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Most of us violin makers get to know a bit about the instruments that most frequently come through our doors, and may be more interested in, and familiar with, our local makers of the past than makers elsewhere. None of the experts I know would ever claim to be experts in all the violin making traditions.

I fail to see how any school could teach anything but a most rudimentary knowlege in violin appraisal, and even then in only one or two traditions, without the students having a day in day out involvement with the violins they are studying.

In my view, ours is a generous trade. Those who show an interest and an aptitude tend to find their own level, and some become experts.

To set out at a tender age to 'become an expert' would seem to me the wrong place to start. Much healthier I think that experts develope in an organic way, as they do now, from a love for the violin.

I myself am an expert in the violins of Conor Russell, at least the last few that I can remember.

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I am always impeccably nice to whoever walks into my shop

I guess you save up your less than friendly comments for Maestronet. If I walked into your shop and were treated nice, I'd be taken aback, wanting the sardonic Jacob, who, I know, will say only what he truly believes, regardless of what general opinion is in the larger violin world.

I still think the best thing that could happen for the free flow of information about violins would be a university based connoisseurship training system, in addition to all the existing means of getting training. But I understand why there's resistance to it. I get the point.

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I don't have the time to read every word of what has been written and admit to having skimmed through a lot of the posts so please forgive me for glossing over a lot of what has been said, however it seems to me that some of what skiingfiddler envisions could well be done and could work.

I don't believe that he is suggesting that a "supremely qualified expert" would come out of the course, but rather someone who would have received a well rounded grounding in the field of violin identification. Would graduates of such a course be considered experts? No, and I don't think that anyone harbors such beliefs, but they may have basic tools from which they can continue to learn. I don't believe that the only way to learn basic violin identification is the "school of hard knocks"..or "paying ones dues", by which most of us have learned and some people seem to suggest.

In one of his posts Jeff mentioned Bob Beins idea of having some type of "seminar" for a "select" few. Well, that is not necessarily so different from an actual course, though it would have been for people with prior experience. (Jeff also said that Bob could only come up with a small list of people which he thought could profit from such a "seminar", but perhaps he was somewhat limiting his pool of potential "students" by counting only those with whom he did business?)

It is not at all unusual for a school to have entrance exams, or placement exams for students who want to enter certain programs, thereby weeding out unlikely candidates, the same could be applied for a violin identification course of study. Or maybe a prerequisite to entering such a program would be a degree in violin making from one of the schools or an apprenticeship with a recognized shop in addition to an entrance exam. Under the auspices of a University, Museum or Conservatory, I could imagine such a program being successful and if so, the graduates being well placed with established shops. It's quite possible that many of the smaller shops which abound would welcome someone with some basic identification knowledge and the "tools" or system to acquire more. However, just as an apprenticeship or violin-making school does not turn out a fully mature maker or qualified restorer, (usually..as there may be the exception), a course such as this would not be expected to turn out a fully formed expert. Perhaps such a course might steer many a fiddle fancier on a better path then they may otherwise take.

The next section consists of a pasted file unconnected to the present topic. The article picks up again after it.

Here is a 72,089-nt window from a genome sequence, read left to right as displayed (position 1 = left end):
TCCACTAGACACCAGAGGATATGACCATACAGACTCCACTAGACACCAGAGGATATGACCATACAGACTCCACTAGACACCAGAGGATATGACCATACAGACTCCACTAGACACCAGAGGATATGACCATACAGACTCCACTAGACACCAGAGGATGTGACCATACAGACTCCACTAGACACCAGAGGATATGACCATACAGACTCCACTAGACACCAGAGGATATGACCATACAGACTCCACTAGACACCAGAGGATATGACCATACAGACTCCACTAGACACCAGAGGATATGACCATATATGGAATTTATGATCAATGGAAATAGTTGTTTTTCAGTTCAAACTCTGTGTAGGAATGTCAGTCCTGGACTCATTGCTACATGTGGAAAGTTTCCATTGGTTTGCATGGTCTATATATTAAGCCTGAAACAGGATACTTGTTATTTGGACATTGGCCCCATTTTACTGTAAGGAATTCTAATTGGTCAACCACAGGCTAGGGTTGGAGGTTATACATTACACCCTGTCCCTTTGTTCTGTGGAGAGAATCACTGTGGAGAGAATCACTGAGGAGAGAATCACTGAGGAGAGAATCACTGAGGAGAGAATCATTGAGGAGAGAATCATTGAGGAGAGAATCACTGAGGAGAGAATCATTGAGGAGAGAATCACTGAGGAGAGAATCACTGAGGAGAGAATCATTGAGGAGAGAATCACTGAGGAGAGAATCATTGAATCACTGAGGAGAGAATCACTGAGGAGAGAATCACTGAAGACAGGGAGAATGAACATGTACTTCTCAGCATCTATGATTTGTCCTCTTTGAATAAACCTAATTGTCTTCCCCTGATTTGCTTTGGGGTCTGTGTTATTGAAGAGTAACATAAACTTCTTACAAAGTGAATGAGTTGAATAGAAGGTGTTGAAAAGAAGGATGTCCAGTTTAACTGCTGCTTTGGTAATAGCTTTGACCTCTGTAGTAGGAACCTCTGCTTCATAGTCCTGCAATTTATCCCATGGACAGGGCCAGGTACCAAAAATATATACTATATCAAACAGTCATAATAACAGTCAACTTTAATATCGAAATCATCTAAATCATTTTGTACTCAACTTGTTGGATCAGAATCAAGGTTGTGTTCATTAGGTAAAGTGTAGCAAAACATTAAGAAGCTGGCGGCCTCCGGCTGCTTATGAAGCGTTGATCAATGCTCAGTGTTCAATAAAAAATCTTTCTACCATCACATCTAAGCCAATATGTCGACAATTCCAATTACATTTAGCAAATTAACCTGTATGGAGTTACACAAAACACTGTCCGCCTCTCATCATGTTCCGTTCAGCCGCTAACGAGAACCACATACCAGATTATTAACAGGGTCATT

As has been pointed out in previous posts, there are many "experts" in our field who have learned in the "accepted" way, have established very large and commercially successful businesses, have written certificates of authenticity and yet, have made a lot of major mistakes, so it seems that the violin business could profit from an additional approach. Hey, it wasn't until after the Second World War that proper violin making schools began popping up, before that time the only accepted way was an apprenticeship, and I'm sure there were many skeptics of the schools when they opened. Many of us are the products of those schools.

Basically, I don't think it such a harebrained idea as many people think, and although it would certainly present challenges in setting up and running, I think could be very valuable addition to the violin business in general.

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I'm sure Bob's short list was partially constructed of those he wanted to spend time with and/or did business with... but honest, I'm not so sure the numbers would increase all that much do in part to the way he wished to set it up.

Actually, I'm happy (in part for Ski) that you see some possibilities here... and I think you're pretty qualified to say so. May I nominate you as a potential professor? :)

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I don't have the time to read every word of what has been written and admit to having skimmed through a lot of the posts so please forgive me for glossing over a lot of what has been said, however it seems to me that some of what skiingfiddler envisions could well be done and could work.

I don't believe that he is suggesting that a "supremely qualified expert" would come out of the course, but rather someone who would have received a well rounded grounding in the field of violin identification. Would graduates of such a course be considered experts? No, and I don't think that anyone harbors such beliefs, but they may have basic tools from which they can continue to learn. I don't believe that the only way to learn basic violin identification is the "school of hard knocks"..or "paying ones dues", by which most of us have learned and some people seem to suggest.